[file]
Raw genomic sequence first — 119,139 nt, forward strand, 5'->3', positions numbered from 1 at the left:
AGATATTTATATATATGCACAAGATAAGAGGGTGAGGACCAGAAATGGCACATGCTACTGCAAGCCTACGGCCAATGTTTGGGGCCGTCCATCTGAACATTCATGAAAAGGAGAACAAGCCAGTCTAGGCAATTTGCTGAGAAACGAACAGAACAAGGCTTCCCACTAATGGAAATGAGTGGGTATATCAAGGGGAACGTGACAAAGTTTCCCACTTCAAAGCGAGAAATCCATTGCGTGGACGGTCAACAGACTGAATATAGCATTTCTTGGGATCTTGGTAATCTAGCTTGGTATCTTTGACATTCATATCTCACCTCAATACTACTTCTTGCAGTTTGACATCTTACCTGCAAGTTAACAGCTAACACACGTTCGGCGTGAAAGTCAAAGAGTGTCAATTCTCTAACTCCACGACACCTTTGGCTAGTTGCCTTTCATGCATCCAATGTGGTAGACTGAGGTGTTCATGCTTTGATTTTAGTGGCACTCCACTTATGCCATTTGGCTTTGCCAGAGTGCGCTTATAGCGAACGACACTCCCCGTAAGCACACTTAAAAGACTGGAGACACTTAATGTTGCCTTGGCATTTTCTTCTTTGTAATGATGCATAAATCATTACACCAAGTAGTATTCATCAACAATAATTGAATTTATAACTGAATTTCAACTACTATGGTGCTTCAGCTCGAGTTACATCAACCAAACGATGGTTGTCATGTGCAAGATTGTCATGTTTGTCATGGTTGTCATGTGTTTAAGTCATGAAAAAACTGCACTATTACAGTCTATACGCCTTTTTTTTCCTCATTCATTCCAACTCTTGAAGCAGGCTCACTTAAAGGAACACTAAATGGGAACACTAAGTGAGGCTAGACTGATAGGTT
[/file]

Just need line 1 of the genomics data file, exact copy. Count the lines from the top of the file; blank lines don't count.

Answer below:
Raw genomic sequence first — 119,139 nt, forward strand, 5'->3', positions numbered from 1 at the left: